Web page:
Bujumbura — THE recent documentation of 4 000 mass graves containing 142 505 corpses has reiterated calls for investigations of all human rights violations and abuses in Burundi.
Burundi's Truth and Reconciliation Commission (known locally as CVR) disclosed the findings last week a mass grave in the capital Bujumbura was opened to the public.
The grave contains the remains of 270 people believed to have been killed at the start of the 1993-2005 civil war. Ethnic Hutu armed groups and the Tutsi-dominated army fought the war that claimed over 350 000 lives.
Pierre-Claver Ndayicariye, CVR chairperson, highlighted the possibility of more graves.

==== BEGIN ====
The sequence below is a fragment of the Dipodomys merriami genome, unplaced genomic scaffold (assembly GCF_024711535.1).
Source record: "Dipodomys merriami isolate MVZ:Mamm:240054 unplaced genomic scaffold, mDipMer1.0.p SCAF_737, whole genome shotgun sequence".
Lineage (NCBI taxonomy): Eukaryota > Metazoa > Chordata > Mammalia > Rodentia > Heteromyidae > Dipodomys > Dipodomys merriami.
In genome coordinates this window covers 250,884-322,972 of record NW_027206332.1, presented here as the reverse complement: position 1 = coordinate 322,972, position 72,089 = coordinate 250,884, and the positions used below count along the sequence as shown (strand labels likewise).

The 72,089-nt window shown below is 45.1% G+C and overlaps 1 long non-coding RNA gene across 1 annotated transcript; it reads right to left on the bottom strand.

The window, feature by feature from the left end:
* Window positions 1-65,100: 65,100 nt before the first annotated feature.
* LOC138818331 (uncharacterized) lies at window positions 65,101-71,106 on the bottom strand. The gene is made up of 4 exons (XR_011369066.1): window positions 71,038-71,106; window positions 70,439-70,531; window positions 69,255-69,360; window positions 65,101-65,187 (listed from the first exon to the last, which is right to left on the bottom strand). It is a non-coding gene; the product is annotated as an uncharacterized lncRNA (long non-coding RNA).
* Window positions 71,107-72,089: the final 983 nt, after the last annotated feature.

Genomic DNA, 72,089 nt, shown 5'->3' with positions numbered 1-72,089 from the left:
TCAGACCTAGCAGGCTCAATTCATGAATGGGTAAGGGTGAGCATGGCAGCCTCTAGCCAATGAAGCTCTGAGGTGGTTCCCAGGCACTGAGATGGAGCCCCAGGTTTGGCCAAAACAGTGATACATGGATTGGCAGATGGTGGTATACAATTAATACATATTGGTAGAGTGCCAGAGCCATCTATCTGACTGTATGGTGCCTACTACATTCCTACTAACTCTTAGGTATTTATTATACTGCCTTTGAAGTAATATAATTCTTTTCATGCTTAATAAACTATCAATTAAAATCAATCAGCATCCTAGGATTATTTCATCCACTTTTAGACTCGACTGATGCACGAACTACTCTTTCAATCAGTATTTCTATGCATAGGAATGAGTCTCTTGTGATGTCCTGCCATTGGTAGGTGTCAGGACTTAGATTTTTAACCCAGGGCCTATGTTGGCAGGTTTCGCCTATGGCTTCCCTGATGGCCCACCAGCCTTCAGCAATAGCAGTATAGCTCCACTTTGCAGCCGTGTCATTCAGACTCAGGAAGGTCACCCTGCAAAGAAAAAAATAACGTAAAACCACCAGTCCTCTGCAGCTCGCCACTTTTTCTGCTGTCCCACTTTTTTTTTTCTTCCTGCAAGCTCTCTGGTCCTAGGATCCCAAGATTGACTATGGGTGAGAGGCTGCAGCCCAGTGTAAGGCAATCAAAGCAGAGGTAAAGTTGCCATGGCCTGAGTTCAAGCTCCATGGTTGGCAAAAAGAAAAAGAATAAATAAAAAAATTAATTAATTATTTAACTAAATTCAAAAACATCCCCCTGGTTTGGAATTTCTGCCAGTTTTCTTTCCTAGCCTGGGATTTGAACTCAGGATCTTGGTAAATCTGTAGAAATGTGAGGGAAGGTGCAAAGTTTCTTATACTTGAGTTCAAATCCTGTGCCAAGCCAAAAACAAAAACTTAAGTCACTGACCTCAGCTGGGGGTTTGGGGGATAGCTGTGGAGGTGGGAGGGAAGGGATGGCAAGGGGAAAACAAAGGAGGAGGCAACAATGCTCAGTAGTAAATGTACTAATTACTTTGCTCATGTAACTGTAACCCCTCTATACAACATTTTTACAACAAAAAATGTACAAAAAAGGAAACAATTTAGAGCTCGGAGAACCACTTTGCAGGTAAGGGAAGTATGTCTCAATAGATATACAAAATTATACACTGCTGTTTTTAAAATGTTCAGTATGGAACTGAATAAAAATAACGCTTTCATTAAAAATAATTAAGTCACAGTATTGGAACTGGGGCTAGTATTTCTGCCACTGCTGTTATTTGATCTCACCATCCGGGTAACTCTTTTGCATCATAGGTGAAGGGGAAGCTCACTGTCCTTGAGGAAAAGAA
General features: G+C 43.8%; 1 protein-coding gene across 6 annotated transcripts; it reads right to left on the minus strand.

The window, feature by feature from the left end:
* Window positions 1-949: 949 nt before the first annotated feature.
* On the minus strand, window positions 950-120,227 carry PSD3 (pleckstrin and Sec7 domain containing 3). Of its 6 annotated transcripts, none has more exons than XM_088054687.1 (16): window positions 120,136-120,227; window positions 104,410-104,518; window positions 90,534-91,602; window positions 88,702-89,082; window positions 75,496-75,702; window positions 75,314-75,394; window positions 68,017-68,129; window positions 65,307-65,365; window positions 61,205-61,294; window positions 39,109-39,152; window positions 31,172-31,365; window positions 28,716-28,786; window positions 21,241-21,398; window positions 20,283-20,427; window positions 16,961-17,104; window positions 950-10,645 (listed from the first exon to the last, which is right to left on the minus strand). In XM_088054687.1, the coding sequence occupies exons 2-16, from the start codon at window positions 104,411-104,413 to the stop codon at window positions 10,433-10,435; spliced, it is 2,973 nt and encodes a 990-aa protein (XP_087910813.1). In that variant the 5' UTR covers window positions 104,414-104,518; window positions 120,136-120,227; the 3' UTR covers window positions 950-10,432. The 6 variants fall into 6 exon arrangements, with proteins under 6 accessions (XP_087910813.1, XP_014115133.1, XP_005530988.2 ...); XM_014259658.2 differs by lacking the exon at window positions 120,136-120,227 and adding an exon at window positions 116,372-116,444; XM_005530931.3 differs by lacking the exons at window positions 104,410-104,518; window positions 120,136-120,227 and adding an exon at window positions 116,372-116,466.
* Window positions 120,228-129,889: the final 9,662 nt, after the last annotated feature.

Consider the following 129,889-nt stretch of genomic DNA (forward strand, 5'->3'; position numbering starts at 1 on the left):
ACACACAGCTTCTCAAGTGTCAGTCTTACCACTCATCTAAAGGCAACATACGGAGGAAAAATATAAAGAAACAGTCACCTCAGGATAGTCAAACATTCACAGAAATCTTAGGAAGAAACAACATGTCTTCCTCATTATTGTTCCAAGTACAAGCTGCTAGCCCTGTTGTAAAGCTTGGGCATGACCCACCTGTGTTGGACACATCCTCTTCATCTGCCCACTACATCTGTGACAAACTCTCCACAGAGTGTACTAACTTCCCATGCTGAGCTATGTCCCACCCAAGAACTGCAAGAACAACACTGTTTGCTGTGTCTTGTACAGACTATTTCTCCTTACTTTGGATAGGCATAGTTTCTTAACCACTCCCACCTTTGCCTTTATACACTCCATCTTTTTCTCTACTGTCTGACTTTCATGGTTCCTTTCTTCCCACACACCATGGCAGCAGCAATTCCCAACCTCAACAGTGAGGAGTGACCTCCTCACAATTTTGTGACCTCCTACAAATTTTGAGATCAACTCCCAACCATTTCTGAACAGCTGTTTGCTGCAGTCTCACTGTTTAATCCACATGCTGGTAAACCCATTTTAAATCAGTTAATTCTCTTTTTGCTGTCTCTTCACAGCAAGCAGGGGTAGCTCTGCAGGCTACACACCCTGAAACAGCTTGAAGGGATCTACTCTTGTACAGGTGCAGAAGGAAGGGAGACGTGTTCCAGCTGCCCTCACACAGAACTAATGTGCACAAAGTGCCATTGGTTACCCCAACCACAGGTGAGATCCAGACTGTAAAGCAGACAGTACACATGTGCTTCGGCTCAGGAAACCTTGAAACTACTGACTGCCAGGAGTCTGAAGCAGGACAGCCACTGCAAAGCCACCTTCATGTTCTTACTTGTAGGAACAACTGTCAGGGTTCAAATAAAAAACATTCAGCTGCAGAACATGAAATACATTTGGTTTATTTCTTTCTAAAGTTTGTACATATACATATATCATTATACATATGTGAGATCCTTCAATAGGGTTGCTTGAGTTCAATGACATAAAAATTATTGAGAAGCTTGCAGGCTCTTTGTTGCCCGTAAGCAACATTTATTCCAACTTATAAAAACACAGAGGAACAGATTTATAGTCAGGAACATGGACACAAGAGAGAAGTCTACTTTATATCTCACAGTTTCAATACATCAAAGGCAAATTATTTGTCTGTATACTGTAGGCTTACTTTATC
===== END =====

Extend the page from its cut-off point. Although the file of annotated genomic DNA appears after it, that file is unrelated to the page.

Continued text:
"Many more mass graves are yet to be found because people who know about them are afraid to talk or are traumatised," he said.
Burundi's mass graves date as far back as the country's independence in 1962.
Ethnic conflict between the majority Hutu population and the Tutsi minority also resulted in mass killings in 1972, 1988 and between 1993 and 2005.
The Global Centre for the Responsibility to Protect called on the current government of President Pierre Nkurunziza, blamed for the 2005 conflict, to probe.
The organisation urged the United Nations (UN) Security Council to impose sanctions against all those who continue to threaten peace and security in Burundi.
It is feared the ongoing persecution of government critics and use of hate speech to fuel ethnic tensions could mar general elections scheduled for May this year.
The African Union (AU) has also been urged to increase the number of human rights observers deployed to Burundi.